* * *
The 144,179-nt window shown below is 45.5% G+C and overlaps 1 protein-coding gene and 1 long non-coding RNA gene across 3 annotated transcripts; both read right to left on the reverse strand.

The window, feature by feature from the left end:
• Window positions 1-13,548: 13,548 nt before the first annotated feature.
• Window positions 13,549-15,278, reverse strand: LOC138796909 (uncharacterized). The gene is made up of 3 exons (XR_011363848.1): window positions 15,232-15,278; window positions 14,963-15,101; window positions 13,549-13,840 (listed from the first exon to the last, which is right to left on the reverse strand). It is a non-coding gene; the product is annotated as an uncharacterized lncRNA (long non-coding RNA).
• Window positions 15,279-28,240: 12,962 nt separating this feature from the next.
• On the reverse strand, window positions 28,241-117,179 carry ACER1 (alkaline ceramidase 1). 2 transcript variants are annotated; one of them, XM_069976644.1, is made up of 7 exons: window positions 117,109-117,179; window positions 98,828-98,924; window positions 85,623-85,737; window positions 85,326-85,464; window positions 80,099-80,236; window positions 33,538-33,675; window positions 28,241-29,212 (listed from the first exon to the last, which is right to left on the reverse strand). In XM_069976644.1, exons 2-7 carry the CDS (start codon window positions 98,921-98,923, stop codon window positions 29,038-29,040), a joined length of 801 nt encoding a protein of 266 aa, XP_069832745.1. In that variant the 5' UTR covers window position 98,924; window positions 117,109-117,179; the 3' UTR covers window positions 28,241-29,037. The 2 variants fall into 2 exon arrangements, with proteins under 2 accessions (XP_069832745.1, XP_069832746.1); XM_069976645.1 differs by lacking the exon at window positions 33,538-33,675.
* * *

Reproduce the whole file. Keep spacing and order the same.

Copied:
The 144,179-nt window shown below is 45.5% G+C and overlaps 1 protein-coding gene and 1 long non-coding RNA gene across 3 annotated transcripts; both read right to left on the reverse strand.

The window, feature by feature from the left end:
• Window positions 1-13,548: 13,548 nt before the first annotated feature.
• Window positions 13,549-15,278, reverse strand: LOC138796909 (uncharacterized). The gene is made up of 3 exons (XR_011363848.1): window positions 15,232-15,278; window positions 14,963-15,101; window positions 13,549-13,840 (listed from the first exon to the last, which is right to left on the reverse strand). It is a non-coding gene; the product is annotated as an uncharacterized lncRNA (long non-coding RNA).
• Window positions 15,279-28,240: 12,962 nt separating this feature from the next.
• On the reverse strand, window positions 28,241-117,179 carry ACER1 (alkaline ceramidase 1). 2 transcript variants are annotated; one of them, XM_069976644.1, is made up of 7 exons: window positions 117,109-117,179; window positions 98,828-98,924; window positions 85,623-85,737; window positions 85,326-85,464; window positions 80,099-80,236; window positions 33,538-33,675; window positions 28,241-29,212 (listed from the first exon to the last, which is right to left on the reverse strand). In XM_069976644.1, exons 2-7 carry the CDS (start codon window positions 98,921-98,923, stop codon window positions 29,038-29,040), a joined length of 801 nt encoding a protein of 266 aa, XP_069832745.1. In that variant the 5' UTR covers window position 98,924; window positions 117,109-117,179; the 3' UTR covers window positions 28,241-29,037. The 2 variants fall into 2 exon arrangements, with proteins under 2 accessions (XP_069832745.1, XP_069832746.1); XM_069976645.1 differs by lacking the exon at window positions 33,538-33,675.